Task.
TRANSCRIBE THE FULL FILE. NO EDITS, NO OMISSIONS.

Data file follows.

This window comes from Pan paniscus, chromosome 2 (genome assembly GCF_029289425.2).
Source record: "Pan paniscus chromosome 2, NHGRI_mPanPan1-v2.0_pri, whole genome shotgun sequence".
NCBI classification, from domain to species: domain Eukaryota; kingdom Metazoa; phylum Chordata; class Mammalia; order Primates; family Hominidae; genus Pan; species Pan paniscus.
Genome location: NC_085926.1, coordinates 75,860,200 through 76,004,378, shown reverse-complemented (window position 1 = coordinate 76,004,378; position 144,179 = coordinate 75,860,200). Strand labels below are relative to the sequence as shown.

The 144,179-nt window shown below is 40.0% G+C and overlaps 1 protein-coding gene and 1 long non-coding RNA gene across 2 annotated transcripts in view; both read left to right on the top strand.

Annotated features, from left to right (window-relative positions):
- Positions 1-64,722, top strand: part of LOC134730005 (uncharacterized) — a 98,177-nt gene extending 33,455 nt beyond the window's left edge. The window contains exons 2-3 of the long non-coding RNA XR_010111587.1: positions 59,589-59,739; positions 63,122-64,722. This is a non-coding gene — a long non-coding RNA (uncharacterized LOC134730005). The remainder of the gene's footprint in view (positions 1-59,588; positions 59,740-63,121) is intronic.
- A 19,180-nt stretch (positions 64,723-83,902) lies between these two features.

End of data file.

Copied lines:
This window comes from Pan paniscus, chromosome 2 (genome assembly GCF_029289425.2).
Source record: "Pan paniscus chromosome 2, NHGRI_mPanPan1-v2.0_pri, whole genome shotgun sequence".
NCBI classification, from domain to species: domain Eukaryota; kingdom Metazoa; phylum Chordata; class Mammalia; order Primates; family Hominidae; genus Pan; species Pan paniscus.
Genome location: NC_085926.1, coordinates 75,860,200 through 76,004,378, shown reverse-complemented (window position 1 = coordinate 76,004,378; position 144,179 = coordinate 75,860,200). Strand labels below are relative to the sequence as shown.

The 144,179-nt window shown below is 40.0% G+C and overlaps 1 protein-coding gene and 1 long non-coding RNA gene across 2 annotated transcripts in view; both read left to right on the top strand.

Annotated features, from left to right (window-relative positions):
- Positions 1-64,722, top strand: part of LOC134730005 (uncharacterized) — a 98,177-nt gene extending 33,455 nt beyond the window's left edge. The window contains exons 2-3 of the long non-coding RNA XR_010111587.1: positions 59,589-59,739; positions 63,122-64,722. This is a non-coding gene — a long non-coding RNA (uncharacterized LOC134730005). The remainder of the gene's footprint in view (positions 1-59,588; positions 59,740-63,121) is intronic.
- A 19,180-nt stretch (positions 64,723-83,902) lies between these two features.